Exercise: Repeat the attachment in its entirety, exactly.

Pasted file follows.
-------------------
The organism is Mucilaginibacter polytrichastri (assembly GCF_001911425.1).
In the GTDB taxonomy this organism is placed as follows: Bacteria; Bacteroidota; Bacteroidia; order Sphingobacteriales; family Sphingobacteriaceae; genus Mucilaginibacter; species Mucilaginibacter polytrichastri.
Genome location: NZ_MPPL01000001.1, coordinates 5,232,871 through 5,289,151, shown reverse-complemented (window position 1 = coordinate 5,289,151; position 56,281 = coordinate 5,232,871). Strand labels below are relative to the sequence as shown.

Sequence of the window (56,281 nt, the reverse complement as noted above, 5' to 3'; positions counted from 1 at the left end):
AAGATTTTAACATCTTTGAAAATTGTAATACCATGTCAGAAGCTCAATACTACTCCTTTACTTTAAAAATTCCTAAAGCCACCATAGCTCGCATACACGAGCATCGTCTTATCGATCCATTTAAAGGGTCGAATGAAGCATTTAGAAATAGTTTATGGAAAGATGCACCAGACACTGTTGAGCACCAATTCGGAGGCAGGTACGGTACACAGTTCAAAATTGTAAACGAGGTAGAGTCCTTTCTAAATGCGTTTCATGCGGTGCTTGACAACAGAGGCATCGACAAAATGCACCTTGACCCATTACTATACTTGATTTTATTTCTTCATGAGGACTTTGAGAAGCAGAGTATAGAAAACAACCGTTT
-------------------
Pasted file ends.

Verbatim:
The organism is Mucilaginibacter polytrichastri (assembly GCF_001911425.1).
In the GTDB taxonomy this organism is placed as follows: Bacteria; Bacteroidota; Bacteroidia; order Sphingobacteriales; family Sphingobacteriaceae; genus Mucilaginibacter; species Mucilaginibacter polytrichastri.
Genome location: NZ_MPPL01000001.1, coordinates 5,232,871 through 5,289,151, shown reverse-complemented (window position 1 = coordinate 5,289,151; position 56,281 = coordinate 5,232,871). Strand labels below are relative to the sequence as shown.

Sequence of the window (56,281 nt, the reverse complement as noted above, 5' to 3'; positions counted from 1 at the left end):
AAGATTTTAACATCTTTGAAAATTGTAATACCATGTCAGAAGCTCAATACTACTCCTTTACTTTAAAAATTCCTAAAGCCACCATAGCTCGCATACACGAGCATCGTCTTATCGATCCATTTAAAGGGTCGAATGAAGCATTTAGAAATAGTTTATGGAAAGATGCACCAGACACTGTTGAGCACCAATTCGGAGGCAGGTACGGTACACAGTTCAAAATTGTAAACGAGGTAGAGTCCTTTCTAAATGCGTTTCATGCGGTGCTTGACAACAGAGGCATCGACAAAATGCACCTTGACCCATTACTATACTTGATTTTATTTCTTCATGAGGACTTTGAGAAGCAGAGTATAGAAAACAACCGTTT